Jamieson: Our experiment rate had improved from around three months to four to six weeks—valuable progress, but still slower than we would have liked it to be. We had begun to stagger our experiments to allow time to adjust our prototypes to initial feedback, but the process was laborious and unstructured.
Chris: We were fully onboard with the idea of rapid experimentation but were probably overcooking experiments (prototyping to high fidelity) and therefore not running enough. We were not as clear on the risky assumptions that we were testing as we wanted to be, either.
What was the process of working with Teresa like? What were some moments that stood out to you?
Scott Lacey: Our team was quite focused on the value of our user research before we began working with Teresa. What Teresa helped us to understand was the value of regular weekly discovery. Testing more regularly and less formally. Her approach challenged the way we recruited for research. We had used a combination of recruitment methods previously (including using a recruiter) but Teresa encouraged us to automate the recruiting for feedback sessions. We haven’t as yet really nailed this system of booking sessions automatically, but I feel confident that we will! Regular sessions focusing on this week’s assumptions help us to understand our customers’ needs and opportunities more clearly.
Regular sessions focusing on this week’s assumptions help us to understand our customers’ needs and opportunities more clearly.
– Tweet This
Natalia Henriquez: I valued those moments when Teresa would challenge our thinking. She encouraged us to look further, harder, and not to fall into group thinking.
Chris: It was great fun working with Teresa, who is a great person and a very experienced product leader and coach. The way the coaching is designed is that you apply the tools/principles to your work, therefore it was super practical and being able to discuss what we did weekly was hugely valuable.
There were a lot of moments that stood out to me. Recruiting customers was something that often took us more time than we wanted it to, but being encouraged to automate this activity immediately took the hassle out of customer recruitment and increased our time with customers.
The story format of interviewing that Teresa advocated proved to be an effective way to extract more context from interviews, but also led to a better conversation with customers and less preparation, which again helped us interview more often.
The story format of interviewing that Teresa advocated led to a better conversation with customers with less preparation, which again helped us interview more often. – Tweet This
The team was already very big on visual sense making, but the opportunity solution tree really helped us to map out and connect the opportunities and solutions in our domain. It also gave us a nifty way to share this with others at SEEK in a way that they could quickly make sense of, so the quality of feedback we received improved.
Being specific about the risky assumptions associated with the solutions that we were developing was something that we had explored before, but Teresa helped us to take this to a whole new level. It was really helpful for us to be clear on what results we needed from experiments to mitigate our own confirmation bias.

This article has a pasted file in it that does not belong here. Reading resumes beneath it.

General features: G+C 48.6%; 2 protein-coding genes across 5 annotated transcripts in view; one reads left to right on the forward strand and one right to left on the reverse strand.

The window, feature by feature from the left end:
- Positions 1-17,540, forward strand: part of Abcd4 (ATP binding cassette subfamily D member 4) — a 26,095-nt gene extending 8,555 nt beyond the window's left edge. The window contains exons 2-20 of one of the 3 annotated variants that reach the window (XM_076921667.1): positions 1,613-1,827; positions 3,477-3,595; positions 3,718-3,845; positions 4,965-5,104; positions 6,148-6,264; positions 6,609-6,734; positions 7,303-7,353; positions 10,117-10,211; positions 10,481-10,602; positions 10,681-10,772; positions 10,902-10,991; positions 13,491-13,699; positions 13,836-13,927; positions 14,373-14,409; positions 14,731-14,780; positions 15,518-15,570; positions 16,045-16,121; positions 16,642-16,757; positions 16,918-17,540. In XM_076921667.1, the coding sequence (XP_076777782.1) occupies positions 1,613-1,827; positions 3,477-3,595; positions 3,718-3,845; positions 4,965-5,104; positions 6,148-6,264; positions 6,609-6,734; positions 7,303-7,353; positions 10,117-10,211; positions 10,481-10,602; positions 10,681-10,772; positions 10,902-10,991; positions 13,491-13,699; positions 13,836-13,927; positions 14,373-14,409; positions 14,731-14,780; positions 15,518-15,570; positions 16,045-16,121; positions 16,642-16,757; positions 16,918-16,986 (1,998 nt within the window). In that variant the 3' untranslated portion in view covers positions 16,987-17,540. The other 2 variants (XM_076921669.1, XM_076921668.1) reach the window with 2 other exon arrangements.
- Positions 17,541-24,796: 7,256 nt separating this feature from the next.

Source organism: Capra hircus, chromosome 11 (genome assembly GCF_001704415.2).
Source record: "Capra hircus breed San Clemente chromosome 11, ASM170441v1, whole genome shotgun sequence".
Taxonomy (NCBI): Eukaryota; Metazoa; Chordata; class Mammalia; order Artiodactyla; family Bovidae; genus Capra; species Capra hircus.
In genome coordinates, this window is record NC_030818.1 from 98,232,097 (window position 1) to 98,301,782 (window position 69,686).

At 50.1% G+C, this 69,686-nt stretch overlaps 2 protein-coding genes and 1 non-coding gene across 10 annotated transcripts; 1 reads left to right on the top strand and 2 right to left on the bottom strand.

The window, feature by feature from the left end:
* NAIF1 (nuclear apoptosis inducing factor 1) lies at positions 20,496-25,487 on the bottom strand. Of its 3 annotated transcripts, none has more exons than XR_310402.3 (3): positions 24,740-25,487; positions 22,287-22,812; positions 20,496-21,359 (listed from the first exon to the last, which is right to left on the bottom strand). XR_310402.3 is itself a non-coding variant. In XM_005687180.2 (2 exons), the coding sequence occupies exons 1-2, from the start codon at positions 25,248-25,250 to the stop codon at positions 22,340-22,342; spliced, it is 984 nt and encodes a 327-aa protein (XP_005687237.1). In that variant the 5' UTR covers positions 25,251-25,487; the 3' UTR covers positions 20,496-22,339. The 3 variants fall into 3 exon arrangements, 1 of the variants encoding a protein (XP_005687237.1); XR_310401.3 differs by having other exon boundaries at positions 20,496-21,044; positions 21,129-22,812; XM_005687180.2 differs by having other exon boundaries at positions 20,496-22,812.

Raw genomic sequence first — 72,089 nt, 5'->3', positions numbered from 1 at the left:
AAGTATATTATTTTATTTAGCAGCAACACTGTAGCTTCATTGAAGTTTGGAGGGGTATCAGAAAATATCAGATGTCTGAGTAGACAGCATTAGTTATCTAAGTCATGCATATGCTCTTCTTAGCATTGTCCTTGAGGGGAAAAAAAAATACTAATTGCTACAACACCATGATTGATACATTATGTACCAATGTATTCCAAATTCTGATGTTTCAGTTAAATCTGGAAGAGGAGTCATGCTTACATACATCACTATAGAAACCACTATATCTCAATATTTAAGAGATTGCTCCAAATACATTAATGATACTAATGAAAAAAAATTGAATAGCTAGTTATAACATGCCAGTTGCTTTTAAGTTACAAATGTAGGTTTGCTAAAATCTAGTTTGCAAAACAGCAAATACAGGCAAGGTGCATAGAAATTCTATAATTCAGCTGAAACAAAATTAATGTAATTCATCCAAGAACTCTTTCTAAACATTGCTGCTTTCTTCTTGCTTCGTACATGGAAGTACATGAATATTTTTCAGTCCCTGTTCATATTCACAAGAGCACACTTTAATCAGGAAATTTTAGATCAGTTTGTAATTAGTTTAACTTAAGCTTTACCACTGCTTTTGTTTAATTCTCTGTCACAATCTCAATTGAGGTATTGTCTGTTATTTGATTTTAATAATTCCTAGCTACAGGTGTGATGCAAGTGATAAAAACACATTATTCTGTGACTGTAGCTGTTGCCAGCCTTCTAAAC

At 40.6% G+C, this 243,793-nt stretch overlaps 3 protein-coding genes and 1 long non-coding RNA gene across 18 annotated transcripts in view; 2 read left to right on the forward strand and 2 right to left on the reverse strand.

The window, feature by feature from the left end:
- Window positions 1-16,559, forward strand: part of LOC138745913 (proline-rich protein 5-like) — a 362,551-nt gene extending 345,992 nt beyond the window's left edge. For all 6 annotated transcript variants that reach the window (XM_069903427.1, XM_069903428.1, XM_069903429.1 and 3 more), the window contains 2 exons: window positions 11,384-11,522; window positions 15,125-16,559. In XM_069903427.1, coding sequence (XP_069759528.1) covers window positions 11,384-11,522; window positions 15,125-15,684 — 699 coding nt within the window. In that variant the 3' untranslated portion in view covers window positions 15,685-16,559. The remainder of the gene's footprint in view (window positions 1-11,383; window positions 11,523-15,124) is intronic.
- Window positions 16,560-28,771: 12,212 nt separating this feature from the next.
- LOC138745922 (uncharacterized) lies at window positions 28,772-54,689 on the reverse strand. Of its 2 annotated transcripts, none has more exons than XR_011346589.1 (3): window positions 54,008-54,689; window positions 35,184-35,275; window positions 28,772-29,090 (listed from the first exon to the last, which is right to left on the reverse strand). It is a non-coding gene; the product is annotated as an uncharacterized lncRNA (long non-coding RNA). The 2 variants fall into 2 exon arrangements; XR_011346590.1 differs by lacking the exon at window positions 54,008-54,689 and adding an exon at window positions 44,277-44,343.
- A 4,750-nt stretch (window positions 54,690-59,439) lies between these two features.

Were there any particular aha moments or was it more of a gradual process?
Scott: Of course, as product people we are always considering the impacts that our design solutions have on our users, but an aha moment for me was how we learned to structure and classify our assumptions. This activity signified the moment when our opportunity thinking was stress-tested. Learning how to assess our assumptions helped us better structure and classify options that we could or should test with our customers. It forced us to be more critical of our thinking so that we focused our efforts effectively and efficiently.
Natalia: We had a number of aha moments. To name a few, the moment we understood how to align the business needs with the customer needs, how to integrate OKRs with our discovery process, and the power of visualizing the journey map.
Jamieson: An aha moment for me was going through the process of storyboarding and being specific about our assumptions and what evidence we’d need to see to de-risk them. This took a process that for me was happening in a more intuitive, generalized way, and made it explicit. This highlighted gaps and inconsistencies early, gave us a tool to aid in discussion, and helped us explore many more options for experiments. The aha moments are still unfolding today as we’re seeing how our time with customers, ideation, and experiment design all feed into each other.
Being specific about our assumptions and what evidence we’d need to see to de-risk them was an aha moment. This took a process that was happening in a more intuitive, generalized way, and made it explicit. – Tweet This
Paint a detailed picture of what things are like for you now. What are you doing differently that you weren’t doing before? How has this impacted your work?
Jamieson: As a team we now have processes in place for managing our discovery activities on a weekly basis. We have checkpoints to review what we’ve learned, plan what we need to discover on for the week, and multiple lean options for finding answers to the questions we have. We no longer think first in terms of functional prototypes, and we don’t gold plate our discovery at every stage.
We start with multiple ideas, clearly articulate how we believe they will deliver value and what risky assumptions underlie that belief. This provides us a framework to prove or disprove those assumptions and identify means of measuring the relative value these ideas deliver. Our value delivery is no longer tied to the success (or otherwise) of any particular idea.